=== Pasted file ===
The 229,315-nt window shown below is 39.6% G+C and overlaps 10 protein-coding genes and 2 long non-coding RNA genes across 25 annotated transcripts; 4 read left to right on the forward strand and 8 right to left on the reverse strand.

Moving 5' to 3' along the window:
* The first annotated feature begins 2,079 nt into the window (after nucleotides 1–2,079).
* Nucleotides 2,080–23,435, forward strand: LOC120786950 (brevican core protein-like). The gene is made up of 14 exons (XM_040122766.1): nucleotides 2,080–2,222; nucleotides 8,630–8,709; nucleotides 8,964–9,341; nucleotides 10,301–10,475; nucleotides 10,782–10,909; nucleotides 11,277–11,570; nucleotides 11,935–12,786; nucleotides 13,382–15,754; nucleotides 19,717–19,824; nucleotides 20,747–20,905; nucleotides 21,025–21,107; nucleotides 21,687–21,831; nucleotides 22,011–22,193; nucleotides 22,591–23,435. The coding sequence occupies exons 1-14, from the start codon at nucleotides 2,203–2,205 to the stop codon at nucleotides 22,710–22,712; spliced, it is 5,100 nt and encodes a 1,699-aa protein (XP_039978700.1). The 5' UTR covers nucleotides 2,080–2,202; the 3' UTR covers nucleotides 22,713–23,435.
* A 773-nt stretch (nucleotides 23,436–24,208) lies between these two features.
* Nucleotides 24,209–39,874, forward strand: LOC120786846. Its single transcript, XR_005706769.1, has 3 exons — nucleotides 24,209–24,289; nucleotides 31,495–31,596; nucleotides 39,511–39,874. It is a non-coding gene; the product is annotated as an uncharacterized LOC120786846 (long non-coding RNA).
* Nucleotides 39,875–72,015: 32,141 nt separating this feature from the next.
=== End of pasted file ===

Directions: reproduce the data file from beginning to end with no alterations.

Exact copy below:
The 229,315-nt window shown below is 39.6% G+C and overlaps 10 protein-coding genes and 2 long non-coding RNA genes across 25 annotated transcripts; 4 read left to right on the forward strand and 8 right to left on the reverse strand.

Moving 5' to 3' along the window:
* The first annotated feature begins 2,079 nt into the window (after nucleotides 1–2,079).
* Nucleotides 2,080–23,435, forward strand: LOC120786950 (brevican core protein-like). The gene is made up of 14 exons (XM_040122766.1): nucleotides 2,080–2,222; nucleotides 8,630–8,709; nucleotides 8,964–9,341; nucleotides 10,301–10,475; nucleotides 10,782–10,909; nucleotides 11,277–11,570; nucleotides 11,935–12,786; nucleotides 13,382–15,754; nucleotides 19,717–19,824; nucleotides 20,747–20,905; nucleotides 21,025–21,107; nucleotides 21,687–21,831; nucleotides 22,011–22,193; nucleotides 22,591–23,435. The coding sequence occupies exons 1-14, from the start codon at nucleotides 2,203–2,205 to the stop codon at nucleotides 22,710–22,712; spliced, it is 5,100 nt and encodes a 1,699-aa protein (XP_039978700.1). The 5' UTR covers nucleotides 2,080–2,202; the 3' UTR covers nucleotides 22,713–23,435.
* A 773-nt stretch (nucleotides 23,436–24,208) lies between these two features.
* Nucleotides 24,209–39,874, forward strand: LOC120786846. Its single transcript, XR_005706769.1, has 3 exons — nucleotides 24,209–24,289; nucleotides 31,495–31,596; nucleotides 39,511–39,874. It is a non-coding gene; the product is annotated as an uncharacterized LOC120786846 (long non-coding RNA).
* Nucleotides 39,875–72,015: 32,141 nt separating this feature from the next.